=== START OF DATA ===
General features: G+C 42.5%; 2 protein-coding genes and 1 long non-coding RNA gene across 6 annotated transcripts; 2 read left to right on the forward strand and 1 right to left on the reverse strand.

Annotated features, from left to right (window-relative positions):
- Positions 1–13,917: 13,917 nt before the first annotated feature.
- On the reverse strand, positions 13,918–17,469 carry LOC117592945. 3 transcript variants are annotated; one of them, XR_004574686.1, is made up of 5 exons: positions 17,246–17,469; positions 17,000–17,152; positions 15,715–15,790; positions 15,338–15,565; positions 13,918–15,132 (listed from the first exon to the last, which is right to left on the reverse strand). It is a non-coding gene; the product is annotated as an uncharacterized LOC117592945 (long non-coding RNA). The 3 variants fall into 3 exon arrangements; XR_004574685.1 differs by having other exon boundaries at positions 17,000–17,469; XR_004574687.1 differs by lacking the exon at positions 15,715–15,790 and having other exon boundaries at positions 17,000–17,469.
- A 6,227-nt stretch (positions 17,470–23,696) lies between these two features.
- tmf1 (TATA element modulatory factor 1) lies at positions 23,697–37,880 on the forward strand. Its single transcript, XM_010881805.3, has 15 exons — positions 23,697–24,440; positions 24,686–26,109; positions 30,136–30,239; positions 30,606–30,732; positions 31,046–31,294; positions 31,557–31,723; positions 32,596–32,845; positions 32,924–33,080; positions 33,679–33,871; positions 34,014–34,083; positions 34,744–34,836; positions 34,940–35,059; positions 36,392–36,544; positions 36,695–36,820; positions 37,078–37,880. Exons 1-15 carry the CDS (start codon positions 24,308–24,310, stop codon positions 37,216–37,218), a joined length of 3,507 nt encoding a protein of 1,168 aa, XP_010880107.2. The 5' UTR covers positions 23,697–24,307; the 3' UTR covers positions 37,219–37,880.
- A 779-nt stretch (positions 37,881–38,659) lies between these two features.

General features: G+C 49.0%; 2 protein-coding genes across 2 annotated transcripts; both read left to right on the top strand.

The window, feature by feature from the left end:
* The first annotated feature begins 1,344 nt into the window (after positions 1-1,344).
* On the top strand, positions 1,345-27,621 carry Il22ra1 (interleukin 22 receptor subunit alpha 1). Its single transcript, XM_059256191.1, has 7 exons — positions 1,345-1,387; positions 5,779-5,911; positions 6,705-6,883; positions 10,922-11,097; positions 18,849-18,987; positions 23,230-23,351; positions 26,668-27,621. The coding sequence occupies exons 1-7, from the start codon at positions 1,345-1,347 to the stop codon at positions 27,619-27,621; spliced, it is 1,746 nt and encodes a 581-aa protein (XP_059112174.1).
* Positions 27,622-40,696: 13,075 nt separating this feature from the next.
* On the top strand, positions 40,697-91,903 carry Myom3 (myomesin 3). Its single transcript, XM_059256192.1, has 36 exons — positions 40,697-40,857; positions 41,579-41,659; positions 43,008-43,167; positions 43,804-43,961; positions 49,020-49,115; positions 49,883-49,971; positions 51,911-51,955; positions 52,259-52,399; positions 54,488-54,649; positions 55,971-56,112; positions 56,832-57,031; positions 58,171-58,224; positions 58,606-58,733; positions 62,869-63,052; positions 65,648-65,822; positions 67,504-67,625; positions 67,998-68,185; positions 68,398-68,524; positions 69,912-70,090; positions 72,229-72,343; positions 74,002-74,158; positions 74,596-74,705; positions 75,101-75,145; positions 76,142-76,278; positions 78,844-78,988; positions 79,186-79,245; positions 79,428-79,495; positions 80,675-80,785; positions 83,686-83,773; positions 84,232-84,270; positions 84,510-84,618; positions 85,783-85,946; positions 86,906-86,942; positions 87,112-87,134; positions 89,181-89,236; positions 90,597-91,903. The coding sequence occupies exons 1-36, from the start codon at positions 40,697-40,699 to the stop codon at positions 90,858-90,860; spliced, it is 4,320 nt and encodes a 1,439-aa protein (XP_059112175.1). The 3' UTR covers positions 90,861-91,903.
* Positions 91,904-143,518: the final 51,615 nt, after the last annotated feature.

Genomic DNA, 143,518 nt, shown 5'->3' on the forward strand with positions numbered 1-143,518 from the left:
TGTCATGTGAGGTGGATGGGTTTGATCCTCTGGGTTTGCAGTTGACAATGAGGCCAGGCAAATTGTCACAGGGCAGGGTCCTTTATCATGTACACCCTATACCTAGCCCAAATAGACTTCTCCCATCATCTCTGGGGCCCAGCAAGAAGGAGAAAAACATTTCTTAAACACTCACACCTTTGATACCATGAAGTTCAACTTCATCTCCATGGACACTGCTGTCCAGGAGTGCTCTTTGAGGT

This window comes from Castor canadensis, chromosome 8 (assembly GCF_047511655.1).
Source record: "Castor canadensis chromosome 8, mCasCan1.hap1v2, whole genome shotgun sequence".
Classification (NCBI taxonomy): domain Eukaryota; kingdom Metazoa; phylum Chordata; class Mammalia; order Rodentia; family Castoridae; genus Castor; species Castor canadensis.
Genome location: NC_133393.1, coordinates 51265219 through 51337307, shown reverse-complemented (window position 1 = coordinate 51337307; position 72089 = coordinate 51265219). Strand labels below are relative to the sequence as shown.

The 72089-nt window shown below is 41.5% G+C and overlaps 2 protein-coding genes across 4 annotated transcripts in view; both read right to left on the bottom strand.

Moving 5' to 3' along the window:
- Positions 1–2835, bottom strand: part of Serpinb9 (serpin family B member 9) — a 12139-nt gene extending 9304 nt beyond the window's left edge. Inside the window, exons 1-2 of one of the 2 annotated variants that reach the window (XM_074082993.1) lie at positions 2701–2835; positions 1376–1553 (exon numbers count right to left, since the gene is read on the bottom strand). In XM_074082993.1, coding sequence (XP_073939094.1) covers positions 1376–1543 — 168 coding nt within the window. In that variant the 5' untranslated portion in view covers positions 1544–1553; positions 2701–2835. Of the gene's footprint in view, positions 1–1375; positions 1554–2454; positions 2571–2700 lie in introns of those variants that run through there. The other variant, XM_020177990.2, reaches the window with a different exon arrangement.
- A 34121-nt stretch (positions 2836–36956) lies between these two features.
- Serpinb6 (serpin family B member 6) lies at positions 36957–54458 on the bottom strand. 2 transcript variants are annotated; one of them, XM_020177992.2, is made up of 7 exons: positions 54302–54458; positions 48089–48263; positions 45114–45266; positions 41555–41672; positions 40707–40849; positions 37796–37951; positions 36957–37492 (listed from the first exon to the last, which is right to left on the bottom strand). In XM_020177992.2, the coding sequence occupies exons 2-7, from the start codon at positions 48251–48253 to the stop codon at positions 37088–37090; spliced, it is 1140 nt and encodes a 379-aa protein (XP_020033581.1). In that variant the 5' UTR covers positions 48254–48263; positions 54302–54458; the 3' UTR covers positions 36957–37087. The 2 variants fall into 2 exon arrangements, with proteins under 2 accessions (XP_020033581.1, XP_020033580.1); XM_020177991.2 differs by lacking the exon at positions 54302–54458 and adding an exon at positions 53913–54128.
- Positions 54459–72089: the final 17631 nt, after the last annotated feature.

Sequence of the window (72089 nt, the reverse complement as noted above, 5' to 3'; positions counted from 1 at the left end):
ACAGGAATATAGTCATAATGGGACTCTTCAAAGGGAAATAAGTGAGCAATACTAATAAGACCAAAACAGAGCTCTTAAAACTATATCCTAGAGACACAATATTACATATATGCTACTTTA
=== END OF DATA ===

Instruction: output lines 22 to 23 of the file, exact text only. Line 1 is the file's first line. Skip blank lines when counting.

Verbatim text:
Moving 5' to 3' along the window:
- Positions 1–2835, bottom strand: part of Serpinb9 (serpin family B member 9) — a 12139-nt gene extending 9304 nt beyond the window's left edge. Inside the window, exons 1-2 of one of the 2 annotated variants that reach the window (XM_074082993.1) lie at positions 2701–2835; positions 1376–1553 (exon numbers count right to left, since the gene is read on the bottom strand). In XM_074082993.1, coding sequence (XP_073939094.1) covers positions 1376–1543 — 168 coding nt within the window. In that variant the 5' untranslated portion in view covers positions 1544–1553; positions 2701–2835. Of the gene's footprint in view, positions 1–1375; positions 1554–2454; positions 2571–2700 lie in introns of those variants that run through there. The other variant, XM_020177990.2, reaches the window with a different exon arrangement.